Primary deficiency of microsomal triglyceride transfer protein in human abetalipoproteinemia is associated with loss of CD1 function.
Zeissig S., Dougan SK., Barral DC., Junker Y., Chen Z., Kaser A., Ho M., Mandel H., McIntyre A., Kennedy SM., Painter GF., Veerapen N., Besra GS., Cerundolo V., Yue S., Beladi S., Behar SM., Chen X., Gumperz JE., Breckpot K., Raper A., Baer A., Exley MA., Hegele RA., Cuchel M., Rader DJ., Davidson NO., Blumberg RS.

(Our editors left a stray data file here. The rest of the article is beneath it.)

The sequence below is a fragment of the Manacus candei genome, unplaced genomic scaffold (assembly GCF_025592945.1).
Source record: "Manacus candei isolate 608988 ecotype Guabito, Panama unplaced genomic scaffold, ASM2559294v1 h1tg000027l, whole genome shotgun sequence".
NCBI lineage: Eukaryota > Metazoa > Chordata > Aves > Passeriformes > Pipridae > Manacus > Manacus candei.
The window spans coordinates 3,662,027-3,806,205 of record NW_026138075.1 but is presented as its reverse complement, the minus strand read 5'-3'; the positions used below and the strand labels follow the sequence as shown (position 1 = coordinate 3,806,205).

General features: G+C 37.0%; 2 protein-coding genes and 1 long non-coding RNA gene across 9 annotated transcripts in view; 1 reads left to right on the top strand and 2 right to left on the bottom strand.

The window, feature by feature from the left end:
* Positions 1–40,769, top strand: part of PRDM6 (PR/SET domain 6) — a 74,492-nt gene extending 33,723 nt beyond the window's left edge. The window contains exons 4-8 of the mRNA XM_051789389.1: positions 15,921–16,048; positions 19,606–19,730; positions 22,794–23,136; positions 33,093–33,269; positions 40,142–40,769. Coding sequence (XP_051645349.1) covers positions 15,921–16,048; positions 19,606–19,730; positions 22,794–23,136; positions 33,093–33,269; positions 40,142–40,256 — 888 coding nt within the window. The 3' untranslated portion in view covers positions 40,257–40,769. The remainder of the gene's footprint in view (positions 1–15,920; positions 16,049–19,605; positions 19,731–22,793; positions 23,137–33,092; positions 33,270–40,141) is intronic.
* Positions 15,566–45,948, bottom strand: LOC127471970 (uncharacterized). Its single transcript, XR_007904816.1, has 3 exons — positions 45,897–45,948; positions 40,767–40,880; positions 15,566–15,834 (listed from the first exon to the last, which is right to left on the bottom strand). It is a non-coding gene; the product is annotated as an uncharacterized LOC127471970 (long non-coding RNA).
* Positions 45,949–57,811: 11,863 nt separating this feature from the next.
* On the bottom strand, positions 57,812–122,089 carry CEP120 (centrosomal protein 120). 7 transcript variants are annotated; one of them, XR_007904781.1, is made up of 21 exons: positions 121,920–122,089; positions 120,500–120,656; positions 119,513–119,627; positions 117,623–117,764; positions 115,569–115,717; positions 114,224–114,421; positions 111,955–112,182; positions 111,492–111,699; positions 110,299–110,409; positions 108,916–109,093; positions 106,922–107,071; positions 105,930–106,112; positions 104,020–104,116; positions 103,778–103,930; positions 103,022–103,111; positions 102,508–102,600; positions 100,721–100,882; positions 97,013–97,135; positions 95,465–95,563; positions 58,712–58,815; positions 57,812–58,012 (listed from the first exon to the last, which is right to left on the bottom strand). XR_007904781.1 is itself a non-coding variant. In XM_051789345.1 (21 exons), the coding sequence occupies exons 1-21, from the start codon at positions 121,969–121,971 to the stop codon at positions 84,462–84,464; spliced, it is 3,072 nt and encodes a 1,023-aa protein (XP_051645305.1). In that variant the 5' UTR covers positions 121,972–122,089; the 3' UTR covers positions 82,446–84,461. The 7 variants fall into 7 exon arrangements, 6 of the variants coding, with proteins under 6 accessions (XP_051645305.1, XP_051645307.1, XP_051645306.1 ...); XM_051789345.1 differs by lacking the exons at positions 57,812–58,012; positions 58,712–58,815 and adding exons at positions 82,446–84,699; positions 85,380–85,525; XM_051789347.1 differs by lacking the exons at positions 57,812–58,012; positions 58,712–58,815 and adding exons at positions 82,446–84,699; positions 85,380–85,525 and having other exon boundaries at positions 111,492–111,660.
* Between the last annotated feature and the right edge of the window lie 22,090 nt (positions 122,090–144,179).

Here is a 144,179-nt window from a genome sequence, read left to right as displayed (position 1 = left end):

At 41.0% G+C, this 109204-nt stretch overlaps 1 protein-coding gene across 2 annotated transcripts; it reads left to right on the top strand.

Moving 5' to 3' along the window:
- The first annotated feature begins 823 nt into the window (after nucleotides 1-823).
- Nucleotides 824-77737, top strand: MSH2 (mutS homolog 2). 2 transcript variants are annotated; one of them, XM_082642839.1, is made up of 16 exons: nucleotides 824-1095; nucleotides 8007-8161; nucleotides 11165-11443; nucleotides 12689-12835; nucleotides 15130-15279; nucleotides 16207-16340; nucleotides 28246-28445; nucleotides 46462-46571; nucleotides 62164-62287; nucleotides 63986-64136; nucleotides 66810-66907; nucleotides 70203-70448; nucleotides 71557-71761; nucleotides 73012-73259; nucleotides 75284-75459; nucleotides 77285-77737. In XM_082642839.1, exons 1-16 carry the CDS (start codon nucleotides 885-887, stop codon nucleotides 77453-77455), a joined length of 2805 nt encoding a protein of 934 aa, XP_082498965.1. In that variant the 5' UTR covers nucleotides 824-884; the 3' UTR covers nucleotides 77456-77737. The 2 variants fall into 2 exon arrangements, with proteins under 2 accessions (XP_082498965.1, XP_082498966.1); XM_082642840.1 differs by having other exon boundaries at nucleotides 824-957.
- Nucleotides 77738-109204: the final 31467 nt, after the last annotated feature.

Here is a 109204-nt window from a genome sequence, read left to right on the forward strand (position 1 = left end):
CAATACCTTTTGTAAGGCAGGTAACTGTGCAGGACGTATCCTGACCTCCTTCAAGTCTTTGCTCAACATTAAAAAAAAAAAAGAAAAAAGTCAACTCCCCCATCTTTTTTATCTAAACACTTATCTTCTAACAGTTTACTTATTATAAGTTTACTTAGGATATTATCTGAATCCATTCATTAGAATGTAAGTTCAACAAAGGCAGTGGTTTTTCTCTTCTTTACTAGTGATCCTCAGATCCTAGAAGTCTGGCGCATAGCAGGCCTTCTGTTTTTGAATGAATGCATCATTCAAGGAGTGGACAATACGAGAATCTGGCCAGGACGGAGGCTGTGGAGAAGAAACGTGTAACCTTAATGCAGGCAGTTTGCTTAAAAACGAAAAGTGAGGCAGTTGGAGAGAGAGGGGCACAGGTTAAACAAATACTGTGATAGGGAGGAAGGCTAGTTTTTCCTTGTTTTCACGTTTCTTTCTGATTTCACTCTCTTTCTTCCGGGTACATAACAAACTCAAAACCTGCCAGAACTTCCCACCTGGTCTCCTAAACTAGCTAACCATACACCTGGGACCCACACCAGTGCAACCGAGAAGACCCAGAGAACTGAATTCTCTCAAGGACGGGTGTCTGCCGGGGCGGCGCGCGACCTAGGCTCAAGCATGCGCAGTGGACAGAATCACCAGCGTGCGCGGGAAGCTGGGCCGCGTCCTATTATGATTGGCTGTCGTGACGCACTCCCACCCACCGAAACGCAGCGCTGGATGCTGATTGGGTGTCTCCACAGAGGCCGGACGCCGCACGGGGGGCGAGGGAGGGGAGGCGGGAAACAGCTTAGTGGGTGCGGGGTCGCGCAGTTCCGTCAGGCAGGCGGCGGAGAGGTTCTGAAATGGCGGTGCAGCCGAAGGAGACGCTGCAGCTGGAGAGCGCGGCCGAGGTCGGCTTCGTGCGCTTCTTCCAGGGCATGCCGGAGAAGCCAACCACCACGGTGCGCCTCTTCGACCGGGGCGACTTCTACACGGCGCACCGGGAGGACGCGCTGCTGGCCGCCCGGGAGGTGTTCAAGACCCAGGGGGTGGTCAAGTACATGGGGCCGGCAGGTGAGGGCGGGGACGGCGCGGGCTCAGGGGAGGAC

Abetalipoproteinemia (ABL) is a rare Mendelian disorder of lipid metabolism due to genetic deficiency in microsomal triglyceride transfer protein (MTP). It is associated with defects in MTP-mediated lipid transfer onto apolipoprotein B (APOB) and impaired secretion of APOB-containing lipoproteins. Recently, MTP was shown to regulate the CD1 family of lipid antigen-presenting molecules, but little is known about immune function in ABL patients. Here, we have shown that ABL is characterized by immune defects affecting presentation of self and microbial lipid antigens by group 1 (CD1a, CD1b, CD1c) and group 2 (CD1d) CD1 molecules. In dendritic cells isolated from ABL patients, MTP deficiency was associated with increased proteasomal degradation of group 1 CD1 molecules. Although CD1d escaped degradation, it was unable to load antigens and exhibited functional defects similar to those affecting the group 1 CD1 molecules. The reduction in CD1 function resulted in impaired activation of CD1-restricted T and invariant natural killer T (iNKT) cells and reduced numbers and phenotypic alterations of iNKT cells consistent with central and peripheral CD1 defects in vivo. These data highlight MTP as a unique regulator of human metabolic and immune pathways and reveal that ABL is not only a disorder of lipid metabolism but also an immune disease involving CD1.